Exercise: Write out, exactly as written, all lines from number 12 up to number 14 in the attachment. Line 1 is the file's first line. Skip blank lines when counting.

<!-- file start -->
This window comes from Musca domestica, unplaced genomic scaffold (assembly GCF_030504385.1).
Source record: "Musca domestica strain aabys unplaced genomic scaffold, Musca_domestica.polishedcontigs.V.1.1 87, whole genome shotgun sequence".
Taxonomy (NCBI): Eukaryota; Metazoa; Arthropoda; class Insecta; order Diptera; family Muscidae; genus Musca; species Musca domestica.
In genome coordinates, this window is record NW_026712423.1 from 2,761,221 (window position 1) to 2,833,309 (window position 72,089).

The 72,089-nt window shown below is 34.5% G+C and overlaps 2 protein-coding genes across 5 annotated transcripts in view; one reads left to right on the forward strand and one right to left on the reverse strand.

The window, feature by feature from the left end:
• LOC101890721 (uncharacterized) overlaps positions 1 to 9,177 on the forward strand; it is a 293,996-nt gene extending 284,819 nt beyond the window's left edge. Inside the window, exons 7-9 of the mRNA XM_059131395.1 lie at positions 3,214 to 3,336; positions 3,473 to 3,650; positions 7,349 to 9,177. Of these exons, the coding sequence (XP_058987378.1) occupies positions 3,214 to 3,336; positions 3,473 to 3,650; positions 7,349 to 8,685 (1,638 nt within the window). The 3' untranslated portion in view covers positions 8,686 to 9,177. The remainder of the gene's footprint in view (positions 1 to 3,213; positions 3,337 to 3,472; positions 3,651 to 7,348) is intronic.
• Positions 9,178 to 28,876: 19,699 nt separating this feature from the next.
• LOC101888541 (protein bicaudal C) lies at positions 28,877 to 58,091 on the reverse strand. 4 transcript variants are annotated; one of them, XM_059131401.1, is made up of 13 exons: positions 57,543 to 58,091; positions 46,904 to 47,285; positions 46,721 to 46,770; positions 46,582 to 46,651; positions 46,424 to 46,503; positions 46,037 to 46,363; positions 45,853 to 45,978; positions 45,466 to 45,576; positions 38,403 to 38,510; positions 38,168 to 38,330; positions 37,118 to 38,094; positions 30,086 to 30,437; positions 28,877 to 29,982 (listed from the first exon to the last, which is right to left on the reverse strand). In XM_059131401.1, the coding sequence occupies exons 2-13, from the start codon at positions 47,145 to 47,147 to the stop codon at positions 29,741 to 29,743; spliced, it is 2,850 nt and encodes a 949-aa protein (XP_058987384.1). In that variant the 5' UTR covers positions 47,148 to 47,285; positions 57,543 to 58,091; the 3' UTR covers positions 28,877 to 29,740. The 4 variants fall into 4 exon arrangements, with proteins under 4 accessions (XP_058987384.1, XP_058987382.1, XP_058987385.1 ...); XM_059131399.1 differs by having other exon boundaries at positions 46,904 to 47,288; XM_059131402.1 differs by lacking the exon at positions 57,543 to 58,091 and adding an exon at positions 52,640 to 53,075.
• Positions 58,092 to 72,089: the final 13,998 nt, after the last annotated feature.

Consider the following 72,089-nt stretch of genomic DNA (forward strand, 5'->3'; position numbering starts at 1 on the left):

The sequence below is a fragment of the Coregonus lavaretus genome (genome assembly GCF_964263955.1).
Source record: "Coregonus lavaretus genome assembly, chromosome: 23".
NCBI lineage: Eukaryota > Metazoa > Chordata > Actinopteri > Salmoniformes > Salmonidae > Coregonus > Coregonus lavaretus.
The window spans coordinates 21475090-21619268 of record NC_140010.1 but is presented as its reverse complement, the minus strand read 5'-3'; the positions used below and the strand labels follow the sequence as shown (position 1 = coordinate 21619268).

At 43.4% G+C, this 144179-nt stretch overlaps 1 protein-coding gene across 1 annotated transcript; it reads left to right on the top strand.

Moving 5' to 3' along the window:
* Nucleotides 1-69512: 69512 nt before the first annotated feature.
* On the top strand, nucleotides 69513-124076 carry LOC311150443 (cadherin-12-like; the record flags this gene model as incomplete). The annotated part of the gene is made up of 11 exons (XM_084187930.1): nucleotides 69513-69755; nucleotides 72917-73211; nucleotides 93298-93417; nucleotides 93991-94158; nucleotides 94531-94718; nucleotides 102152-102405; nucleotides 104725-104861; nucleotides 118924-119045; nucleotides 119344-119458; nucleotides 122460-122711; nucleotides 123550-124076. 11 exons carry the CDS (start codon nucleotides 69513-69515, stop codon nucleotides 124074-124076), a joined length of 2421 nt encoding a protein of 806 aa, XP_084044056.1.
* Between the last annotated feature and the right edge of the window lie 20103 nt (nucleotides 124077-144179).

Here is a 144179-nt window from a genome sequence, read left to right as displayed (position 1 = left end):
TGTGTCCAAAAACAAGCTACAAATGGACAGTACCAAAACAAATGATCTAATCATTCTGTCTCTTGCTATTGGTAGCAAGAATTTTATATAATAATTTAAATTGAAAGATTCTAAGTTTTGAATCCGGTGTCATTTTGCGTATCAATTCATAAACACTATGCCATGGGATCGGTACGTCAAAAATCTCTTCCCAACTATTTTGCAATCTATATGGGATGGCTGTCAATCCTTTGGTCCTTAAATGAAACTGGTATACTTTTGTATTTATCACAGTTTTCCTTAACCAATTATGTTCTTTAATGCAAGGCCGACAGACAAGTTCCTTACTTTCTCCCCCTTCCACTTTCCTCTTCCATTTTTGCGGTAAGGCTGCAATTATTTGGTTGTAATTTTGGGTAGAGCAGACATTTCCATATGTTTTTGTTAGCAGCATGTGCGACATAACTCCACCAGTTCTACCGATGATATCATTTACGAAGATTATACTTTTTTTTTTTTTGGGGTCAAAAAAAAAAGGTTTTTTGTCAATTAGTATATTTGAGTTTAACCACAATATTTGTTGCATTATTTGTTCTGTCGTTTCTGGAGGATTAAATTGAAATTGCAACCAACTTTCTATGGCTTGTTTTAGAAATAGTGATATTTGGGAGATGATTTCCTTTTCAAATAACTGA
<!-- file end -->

The sequence below is a fragment of the Coregonus lavaretus genome (genome assembly GCF_964263955.1).
Source record: "Coregonus lavaretus genome assembly, chromosome: 23".
NCBI lineage: Eukaryota > Metazoa > Chordata > Actinopteri > Salmoniformes > Salmonidae > Coregonus > Coregonus lavaretus.